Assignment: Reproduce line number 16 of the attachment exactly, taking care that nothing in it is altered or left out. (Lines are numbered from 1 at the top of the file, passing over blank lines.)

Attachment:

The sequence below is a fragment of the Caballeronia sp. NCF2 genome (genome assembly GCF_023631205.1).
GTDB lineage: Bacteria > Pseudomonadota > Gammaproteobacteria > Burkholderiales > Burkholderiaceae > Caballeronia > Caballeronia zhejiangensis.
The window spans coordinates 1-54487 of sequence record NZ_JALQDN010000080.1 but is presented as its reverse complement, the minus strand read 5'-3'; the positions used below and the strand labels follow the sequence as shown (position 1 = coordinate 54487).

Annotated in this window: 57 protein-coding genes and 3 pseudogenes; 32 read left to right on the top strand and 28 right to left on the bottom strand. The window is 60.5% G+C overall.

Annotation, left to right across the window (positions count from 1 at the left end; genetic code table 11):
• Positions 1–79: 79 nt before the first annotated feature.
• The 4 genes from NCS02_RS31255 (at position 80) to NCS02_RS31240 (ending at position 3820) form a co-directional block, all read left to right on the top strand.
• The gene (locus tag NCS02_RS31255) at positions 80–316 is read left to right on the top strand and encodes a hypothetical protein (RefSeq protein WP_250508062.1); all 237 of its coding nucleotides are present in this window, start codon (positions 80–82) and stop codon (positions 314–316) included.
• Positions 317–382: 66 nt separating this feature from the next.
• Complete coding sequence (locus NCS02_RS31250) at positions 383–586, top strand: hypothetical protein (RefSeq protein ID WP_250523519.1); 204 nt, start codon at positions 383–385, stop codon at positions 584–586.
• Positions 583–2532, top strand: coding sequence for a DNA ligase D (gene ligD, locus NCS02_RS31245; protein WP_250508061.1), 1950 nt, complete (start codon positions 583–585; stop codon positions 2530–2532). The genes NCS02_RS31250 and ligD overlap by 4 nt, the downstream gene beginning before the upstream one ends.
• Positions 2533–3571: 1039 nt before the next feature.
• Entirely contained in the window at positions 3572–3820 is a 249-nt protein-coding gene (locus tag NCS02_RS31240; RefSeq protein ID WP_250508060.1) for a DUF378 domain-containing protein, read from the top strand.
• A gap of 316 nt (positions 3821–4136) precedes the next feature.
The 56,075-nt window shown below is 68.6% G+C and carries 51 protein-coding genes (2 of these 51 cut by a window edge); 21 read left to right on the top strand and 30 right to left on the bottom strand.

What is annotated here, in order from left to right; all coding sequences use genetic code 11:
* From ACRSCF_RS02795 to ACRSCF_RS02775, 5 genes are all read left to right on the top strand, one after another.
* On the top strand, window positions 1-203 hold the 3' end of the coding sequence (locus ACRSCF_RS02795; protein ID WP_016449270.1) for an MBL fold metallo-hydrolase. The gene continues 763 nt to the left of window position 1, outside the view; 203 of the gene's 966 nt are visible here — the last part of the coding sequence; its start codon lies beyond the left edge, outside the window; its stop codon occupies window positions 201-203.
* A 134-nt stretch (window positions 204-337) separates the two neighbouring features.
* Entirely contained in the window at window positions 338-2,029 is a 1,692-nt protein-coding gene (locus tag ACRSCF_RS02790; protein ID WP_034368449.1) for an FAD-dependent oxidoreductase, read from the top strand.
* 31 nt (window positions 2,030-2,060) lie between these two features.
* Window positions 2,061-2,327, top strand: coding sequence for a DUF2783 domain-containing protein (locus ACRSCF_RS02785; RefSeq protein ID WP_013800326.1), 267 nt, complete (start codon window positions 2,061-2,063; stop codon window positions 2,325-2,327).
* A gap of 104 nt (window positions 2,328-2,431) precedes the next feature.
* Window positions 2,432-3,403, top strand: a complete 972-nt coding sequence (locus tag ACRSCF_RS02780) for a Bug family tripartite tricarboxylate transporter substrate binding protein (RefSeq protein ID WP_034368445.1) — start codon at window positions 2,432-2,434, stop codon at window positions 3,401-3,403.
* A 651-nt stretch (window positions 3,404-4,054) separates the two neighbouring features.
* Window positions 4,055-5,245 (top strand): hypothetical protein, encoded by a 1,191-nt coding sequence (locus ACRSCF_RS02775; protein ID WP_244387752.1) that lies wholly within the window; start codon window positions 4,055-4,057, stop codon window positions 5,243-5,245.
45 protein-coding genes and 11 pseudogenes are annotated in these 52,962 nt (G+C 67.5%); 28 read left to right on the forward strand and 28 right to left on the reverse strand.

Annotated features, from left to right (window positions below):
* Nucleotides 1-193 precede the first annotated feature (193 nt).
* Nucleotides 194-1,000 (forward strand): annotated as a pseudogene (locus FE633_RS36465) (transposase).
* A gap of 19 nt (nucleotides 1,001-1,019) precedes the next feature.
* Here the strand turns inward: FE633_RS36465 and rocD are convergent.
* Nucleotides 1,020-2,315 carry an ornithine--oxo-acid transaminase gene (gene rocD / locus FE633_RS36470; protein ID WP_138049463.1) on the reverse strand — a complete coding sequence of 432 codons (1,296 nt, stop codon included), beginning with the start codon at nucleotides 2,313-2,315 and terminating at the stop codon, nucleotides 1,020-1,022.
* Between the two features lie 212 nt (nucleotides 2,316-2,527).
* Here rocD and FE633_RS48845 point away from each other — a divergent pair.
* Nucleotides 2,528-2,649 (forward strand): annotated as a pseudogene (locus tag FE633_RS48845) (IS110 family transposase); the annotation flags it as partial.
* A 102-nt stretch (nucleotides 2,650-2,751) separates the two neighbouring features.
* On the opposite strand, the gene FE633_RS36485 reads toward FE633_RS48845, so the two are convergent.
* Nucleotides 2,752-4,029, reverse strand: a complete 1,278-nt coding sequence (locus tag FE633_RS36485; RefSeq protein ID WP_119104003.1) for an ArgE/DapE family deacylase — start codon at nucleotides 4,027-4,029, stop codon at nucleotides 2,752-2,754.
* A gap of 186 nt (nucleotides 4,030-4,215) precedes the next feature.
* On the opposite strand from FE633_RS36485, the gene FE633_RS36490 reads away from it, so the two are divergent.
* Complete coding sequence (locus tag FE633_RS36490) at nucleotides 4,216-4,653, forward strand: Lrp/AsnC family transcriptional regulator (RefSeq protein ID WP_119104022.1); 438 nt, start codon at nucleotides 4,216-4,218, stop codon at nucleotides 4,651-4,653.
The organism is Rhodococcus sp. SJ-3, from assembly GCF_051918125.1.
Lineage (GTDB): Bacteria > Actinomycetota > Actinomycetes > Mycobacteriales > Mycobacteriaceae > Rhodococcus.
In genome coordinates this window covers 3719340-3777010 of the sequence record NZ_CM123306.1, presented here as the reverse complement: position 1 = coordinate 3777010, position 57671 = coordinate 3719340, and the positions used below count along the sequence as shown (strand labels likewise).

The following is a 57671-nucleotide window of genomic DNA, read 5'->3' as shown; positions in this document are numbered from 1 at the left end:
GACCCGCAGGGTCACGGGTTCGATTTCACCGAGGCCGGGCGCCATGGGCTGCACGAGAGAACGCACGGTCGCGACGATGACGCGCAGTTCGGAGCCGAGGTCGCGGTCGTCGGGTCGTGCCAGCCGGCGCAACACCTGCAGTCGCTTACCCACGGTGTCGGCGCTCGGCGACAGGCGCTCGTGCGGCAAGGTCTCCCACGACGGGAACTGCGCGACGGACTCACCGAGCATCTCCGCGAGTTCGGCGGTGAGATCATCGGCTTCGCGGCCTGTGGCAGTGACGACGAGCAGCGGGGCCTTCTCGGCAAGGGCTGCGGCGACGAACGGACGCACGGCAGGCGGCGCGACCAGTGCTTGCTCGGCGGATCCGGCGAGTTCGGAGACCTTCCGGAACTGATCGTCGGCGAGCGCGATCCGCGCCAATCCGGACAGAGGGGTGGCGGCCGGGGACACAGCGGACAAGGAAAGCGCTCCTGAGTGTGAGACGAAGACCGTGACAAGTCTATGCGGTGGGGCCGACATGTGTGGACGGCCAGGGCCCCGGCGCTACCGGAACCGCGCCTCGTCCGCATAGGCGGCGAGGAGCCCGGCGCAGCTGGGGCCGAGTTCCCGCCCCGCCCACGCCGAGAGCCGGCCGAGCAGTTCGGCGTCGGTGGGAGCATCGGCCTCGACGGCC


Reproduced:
What is annotated here, in order from left to right; all coding sequences use genetic code 11: